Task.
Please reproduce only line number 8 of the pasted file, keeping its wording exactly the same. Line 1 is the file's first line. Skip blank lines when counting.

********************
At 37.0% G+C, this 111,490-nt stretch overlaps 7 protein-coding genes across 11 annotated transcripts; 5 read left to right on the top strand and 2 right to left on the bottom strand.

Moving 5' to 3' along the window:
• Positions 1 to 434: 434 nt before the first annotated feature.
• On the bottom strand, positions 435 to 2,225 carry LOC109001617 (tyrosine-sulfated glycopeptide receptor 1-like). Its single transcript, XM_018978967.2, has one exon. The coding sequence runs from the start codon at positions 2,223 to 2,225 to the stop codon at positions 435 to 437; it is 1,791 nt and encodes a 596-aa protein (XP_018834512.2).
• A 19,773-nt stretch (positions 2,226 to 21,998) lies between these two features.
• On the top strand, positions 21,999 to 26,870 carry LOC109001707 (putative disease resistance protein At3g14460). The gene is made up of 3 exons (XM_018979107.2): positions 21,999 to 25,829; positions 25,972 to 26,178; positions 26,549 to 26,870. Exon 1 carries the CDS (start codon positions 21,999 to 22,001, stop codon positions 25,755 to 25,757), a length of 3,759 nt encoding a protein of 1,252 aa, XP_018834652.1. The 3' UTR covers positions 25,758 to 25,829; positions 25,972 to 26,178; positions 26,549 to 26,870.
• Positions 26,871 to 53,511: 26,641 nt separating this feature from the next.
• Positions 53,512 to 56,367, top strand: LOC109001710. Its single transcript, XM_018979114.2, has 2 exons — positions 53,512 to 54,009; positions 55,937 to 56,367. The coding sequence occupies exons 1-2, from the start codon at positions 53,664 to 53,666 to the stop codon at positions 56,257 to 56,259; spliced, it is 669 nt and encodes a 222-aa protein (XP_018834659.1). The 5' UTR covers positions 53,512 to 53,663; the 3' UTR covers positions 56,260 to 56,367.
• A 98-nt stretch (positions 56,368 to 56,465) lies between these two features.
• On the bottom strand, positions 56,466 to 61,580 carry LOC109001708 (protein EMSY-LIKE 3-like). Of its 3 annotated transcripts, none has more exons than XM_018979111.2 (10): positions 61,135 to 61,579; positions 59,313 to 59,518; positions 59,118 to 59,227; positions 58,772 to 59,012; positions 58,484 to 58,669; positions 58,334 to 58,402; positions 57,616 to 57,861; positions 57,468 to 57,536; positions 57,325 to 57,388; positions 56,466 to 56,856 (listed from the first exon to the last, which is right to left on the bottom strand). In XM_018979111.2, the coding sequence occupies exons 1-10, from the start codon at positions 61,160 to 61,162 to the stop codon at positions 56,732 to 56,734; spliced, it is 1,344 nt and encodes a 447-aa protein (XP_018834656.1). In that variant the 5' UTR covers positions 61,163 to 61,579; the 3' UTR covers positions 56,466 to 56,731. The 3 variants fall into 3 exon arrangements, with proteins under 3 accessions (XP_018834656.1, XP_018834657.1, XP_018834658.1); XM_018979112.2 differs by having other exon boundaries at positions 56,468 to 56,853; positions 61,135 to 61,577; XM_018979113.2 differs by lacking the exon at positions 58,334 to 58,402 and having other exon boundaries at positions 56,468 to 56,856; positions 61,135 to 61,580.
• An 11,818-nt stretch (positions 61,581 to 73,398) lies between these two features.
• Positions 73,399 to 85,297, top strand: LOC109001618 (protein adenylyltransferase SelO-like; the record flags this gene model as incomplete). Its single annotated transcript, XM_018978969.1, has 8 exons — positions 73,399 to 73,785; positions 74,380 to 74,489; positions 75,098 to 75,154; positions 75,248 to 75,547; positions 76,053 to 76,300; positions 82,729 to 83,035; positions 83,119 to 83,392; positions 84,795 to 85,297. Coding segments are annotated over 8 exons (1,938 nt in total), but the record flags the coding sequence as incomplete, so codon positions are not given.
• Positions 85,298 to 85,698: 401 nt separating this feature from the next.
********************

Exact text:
• Positions 53,512 to 56,367, top strand: LOC109001710. Its single transcript, XM_018979114.2, has 2 exons — positions 53,512 to 54,009; positions 55,937 to 56,367. The coding sequence occupies exons 1-2, from the start codon at positions 53,664 to 53,666 to the stop codon at positions 56,257 to 56,259; spliced, it is 669 nt and encodes a 222-aa protein (XP_018834659.1). The 5' UTR covers positions 53,512 to 53,663; the 3' UTR covers positions 56,260 to 56,367.